Oxidative DNA Damage Repair

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Source: University of Zurich

Post Date: 2011-12-29

Topics: Medicine, Oxidative Stress,

Summary: Oxidative stress damages DNA. Researchers in the Vetsuisse Faculty have now decoded the mechanism that repairs DNA damaged in this way. This repair mechanism could lead to less invasive approaches in cancer therapy and contribute to the development of new tests for the early diagnosis of cancer.

 

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Oxidative stress damages DNA. Researchers in the Vetsuisse Faculty have now decoded the mechanism that repairs DNA damaged in this way. This repair mechanism could lead to less invasive approaches in cancer therapy and contribute to the development of new tests for the early diagnosis of cancer.

Oxidative stress is the cause of many serious diseases such as cancer, Alzheimer's, arteriosclerosis and diabetes. It occurs when the body is exposed to excessive amounts of electrically charged, aggressive oxygen compounds. These are normally produced during breathing and other metabolic processes, but also in the case of ongoing stress, exposure to UV light or X-rays. If the oxidative stress is too high, it overwhelms the body's natural defences. The aggressive oxygen compounds destroy genetic material, resulting in what are referred to as harmful 8-oxo-guanine base mutations in the DNA.

DNA repair mechanism decoded

Together with the University of Oxford, Enni Markkanen, a veterinarian in the working group of Prof. Ulrich Hübscher from the Institute of Veterinary Biochemistry and Molecular Biology at the University of Zurich has decoded and characterized the repair mechanism for the mutated DNA bases. This mechanism efficiently copies thousands of 8-oxo-guanines without their harmful mutations, thus normally preventing the negative consequences of 8-oxo-guanine damage. In their study, published in "PNAS," the researchers outline the detailed processes involved in the local and temporal coordination of this repair mechanism. Prof. Ulrich Hübscher hopes that this basic research can be used therapeutically.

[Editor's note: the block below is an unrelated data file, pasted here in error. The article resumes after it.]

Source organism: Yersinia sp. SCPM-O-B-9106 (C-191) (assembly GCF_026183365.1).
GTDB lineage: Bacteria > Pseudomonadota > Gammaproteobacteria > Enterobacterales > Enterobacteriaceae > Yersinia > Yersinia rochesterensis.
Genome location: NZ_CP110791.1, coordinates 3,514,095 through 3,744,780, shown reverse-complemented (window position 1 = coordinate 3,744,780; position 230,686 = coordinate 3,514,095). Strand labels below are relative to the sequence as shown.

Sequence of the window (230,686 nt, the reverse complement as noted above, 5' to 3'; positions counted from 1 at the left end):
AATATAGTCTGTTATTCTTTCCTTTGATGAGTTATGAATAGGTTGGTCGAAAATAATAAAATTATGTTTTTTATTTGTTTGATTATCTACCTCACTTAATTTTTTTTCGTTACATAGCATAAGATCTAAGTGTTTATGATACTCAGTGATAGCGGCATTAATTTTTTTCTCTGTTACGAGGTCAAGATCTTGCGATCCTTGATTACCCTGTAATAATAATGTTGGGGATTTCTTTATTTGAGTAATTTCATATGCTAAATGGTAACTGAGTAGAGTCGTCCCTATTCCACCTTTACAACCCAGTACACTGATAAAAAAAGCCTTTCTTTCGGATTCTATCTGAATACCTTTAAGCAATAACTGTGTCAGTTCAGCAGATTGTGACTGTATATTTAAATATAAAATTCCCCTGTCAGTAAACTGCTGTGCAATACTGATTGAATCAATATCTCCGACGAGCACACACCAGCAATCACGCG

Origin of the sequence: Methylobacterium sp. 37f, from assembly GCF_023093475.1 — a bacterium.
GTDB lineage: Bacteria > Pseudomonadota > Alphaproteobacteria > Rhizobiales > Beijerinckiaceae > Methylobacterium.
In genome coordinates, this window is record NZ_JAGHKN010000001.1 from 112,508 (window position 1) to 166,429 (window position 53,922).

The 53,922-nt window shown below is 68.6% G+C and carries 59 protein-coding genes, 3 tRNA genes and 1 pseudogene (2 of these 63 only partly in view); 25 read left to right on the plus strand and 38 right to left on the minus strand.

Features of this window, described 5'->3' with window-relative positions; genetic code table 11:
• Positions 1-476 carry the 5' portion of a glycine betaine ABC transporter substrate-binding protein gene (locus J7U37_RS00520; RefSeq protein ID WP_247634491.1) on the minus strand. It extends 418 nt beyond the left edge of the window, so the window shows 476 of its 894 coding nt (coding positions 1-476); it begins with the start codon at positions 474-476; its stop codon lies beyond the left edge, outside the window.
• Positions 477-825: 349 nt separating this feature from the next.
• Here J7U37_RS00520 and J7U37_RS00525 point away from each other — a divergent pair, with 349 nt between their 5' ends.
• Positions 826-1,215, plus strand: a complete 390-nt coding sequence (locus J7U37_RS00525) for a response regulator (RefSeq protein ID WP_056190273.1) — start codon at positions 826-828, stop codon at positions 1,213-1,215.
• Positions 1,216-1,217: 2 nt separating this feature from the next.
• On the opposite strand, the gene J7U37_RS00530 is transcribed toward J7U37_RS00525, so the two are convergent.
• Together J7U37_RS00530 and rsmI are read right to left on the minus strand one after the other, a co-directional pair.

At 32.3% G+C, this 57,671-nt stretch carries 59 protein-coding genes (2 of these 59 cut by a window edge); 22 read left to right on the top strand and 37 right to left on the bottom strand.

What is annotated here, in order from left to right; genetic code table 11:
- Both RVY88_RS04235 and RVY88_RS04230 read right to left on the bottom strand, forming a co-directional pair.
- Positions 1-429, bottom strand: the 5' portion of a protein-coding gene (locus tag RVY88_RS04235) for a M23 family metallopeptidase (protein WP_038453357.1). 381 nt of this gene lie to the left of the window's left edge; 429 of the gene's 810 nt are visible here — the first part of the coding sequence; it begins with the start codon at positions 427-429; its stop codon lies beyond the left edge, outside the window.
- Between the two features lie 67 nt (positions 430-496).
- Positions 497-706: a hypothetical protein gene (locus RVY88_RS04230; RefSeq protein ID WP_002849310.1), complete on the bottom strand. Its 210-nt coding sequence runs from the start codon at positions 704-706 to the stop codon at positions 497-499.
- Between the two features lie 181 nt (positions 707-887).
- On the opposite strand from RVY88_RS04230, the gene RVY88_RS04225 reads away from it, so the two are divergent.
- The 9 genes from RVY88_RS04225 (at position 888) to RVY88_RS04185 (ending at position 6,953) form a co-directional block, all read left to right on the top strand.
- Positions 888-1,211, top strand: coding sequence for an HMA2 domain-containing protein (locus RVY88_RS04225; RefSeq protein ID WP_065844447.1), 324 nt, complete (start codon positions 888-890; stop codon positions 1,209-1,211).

"We expect that the DNA repair mechanism discovered here will lead to less invasive approaches in cancer therapy and that it will be possible to develop new clinical tests for the early detection of certain types of cancer." In cooperation with University Hospital Zurich, a study is already underway that involves examining samples of different types of cancer for the repair gene and its regulation.

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This article uses materials provided by University of Zurich. For further information, please contact the source cited above.

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